The reaction to a satirical column  by Toby Manhire shocked me. I thought I had some idea of the intellectual level of New Zealanders, or at least those who comment online. The fact that such a large percentage of readers did not recognize the article as satire was extremely depressing. Manhire’s columns are always worth reading, and almost always satirical, so this reaction was really unexpected. New Zealand culture has many very good features, but critical thinking and introspection have never been among them. Without help from high quality journalism, it becomes even more difficult for the public to concentrate on important issues. I must add that the weak tradition of public intellectuals in NZ, acting as the “critic and conscience of society” as universities are supposed to by law, exacerbates the situation.

We need to pay attention to the part of the body above the neck if this country is to thrive.

Election 2014: overview

NZ has a general election scheduled for 20 September 2014. While voting in an election is a very small part of democratic participation, it is undeniably important. I have spent substantial research time studying voting methods in general, and have submitted to the Electoral Commission review of MMP in 2012. The shelving of the Commission’s recommendations was disappointing. However I believe that overall New Zealand has a highly performing electoral system, compared to other countries. We should aim to optimize it, but the main problem with democracy lies elsewhere.

I am less confident now  than ever before that representative democracy can fulfil all the expectations we have of it. The rise of internet technology allows us to connect the public with its representatives much more easily than before. Perhaps it is time to think hard about whether our current system of (essentially) delegating a proxy vote is the best possible. I don’t have much insight yet on this topic, so will stick to the current paradigm for now. In other posts, to come soon, I will discuss a few issues related to the current election, from the perspective of a voter and an observer of politics, with no research agenda or claims to special knowledge.

In 2011 Geoffrey Pritchard and I produced an online simulator to predict the outcome of elections under several alternative voting systems under consideration in the referendum on MMP. Since MMP was confirmed by the referendum and no changes have yet been made to its parameters, this tool is of no real use in 2014. It is good to see that there are other online tools that aim to assist voters to make an informed choice. A new one getting a lot of publicity is VoteCompass. I tried it out yesterday, and it seems definitely worth using in order to get an idea of party policies and one’s own political preferences.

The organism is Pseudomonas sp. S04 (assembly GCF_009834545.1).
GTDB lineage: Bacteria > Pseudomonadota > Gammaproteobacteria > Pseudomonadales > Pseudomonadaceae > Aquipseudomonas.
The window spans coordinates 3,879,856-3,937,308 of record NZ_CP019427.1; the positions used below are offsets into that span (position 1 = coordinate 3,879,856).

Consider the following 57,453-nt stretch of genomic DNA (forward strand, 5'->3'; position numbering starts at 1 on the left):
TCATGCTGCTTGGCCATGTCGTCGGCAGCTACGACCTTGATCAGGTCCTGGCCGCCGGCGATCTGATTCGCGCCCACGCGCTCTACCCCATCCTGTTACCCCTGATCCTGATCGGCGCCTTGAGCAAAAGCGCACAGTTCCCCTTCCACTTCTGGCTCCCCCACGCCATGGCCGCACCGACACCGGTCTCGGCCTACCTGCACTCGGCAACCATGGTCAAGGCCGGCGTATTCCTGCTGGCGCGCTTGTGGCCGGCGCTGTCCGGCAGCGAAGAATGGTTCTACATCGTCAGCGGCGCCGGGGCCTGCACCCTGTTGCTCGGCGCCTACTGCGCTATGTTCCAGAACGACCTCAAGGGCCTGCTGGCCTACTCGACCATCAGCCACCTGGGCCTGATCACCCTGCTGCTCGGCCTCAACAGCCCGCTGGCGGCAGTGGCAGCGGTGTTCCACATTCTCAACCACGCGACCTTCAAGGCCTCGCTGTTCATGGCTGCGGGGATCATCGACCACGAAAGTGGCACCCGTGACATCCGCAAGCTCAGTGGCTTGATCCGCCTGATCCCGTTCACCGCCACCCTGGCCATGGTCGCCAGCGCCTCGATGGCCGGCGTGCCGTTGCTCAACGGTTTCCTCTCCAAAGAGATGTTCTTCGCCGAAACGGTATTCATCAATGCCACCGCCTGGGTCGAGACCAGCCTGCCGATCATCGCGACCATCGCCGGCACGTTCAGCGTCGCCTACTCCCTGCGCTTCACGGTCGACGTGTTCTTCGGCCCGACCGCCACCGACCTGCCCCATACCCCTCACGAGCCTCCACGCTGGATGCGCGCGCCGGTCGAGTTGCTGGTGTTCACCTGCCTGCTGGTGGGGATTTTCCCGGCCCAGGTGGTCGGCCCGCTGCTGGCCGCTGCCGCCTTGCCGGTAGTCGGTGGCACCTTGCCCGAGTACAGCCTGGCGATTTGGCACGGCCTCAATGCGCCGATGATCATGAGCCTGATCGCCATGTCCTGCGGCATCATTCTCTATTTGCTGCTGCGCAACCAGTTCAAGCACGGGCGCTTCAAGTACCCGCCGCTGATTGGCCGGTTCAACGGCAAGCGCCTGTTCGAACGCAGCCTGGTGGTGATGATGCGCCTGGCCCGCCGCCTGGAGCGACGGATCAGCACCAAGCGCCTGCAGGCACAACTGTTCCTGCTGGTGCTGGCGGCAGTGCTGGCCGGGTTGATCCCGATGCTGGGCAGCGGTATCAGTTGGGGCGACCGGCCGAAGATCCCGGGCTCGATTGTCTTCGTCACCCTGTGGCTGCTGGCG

In the 2013 local elections, Generation Zero had useful scorecards rating the candidates, based on interviews and email surveys. I recall seeing simpler scorecards that rated party policies in specific areas for previous elections, but haven’t found any this year. A systematic presentation of these would be very helpful. Another idea is to look at voting records of representatives, and performance measures of members of parliament. Something like this is done in USA, by organizations such as the League of Women Voters. In general, if representative democracy is to work well, much more transparency is needed, and it should be as easy to compare candidates as it is to decide on which model of a particular consumer good to buy.

National Statement of Science Investment

Yesterday Minister Steven Joyce released the  NSSI and called for submissions (deadline 22 August). One useful feature is that it explains the current system.
It has become clear that huge changes have been made to the science funding system in the last few years. There have been some very worrying developments, such as the removal of the NZST postdoc scheme, the appallingly cronyistic way the National Science Challenges have been run, the disorganization of MBIE (look at their website sometime!), etc. The sheer amount and rate of change is perhaps the worst problem. It is surely time that some kind of multi-party consensus on science funding be forged, so such large changes don’t happen so often. Without high quality input from the sector, I don’t see that happening.

I urge everyone in the research sector (and maybe others) to consider participating in a submission. It is annoying that we seem to have to spend so much time on non-core business these days, but this is important enough (in my opinion) to be an exception to the apparent rule that one should ignore such ephemera and concentrate only on one’s own research.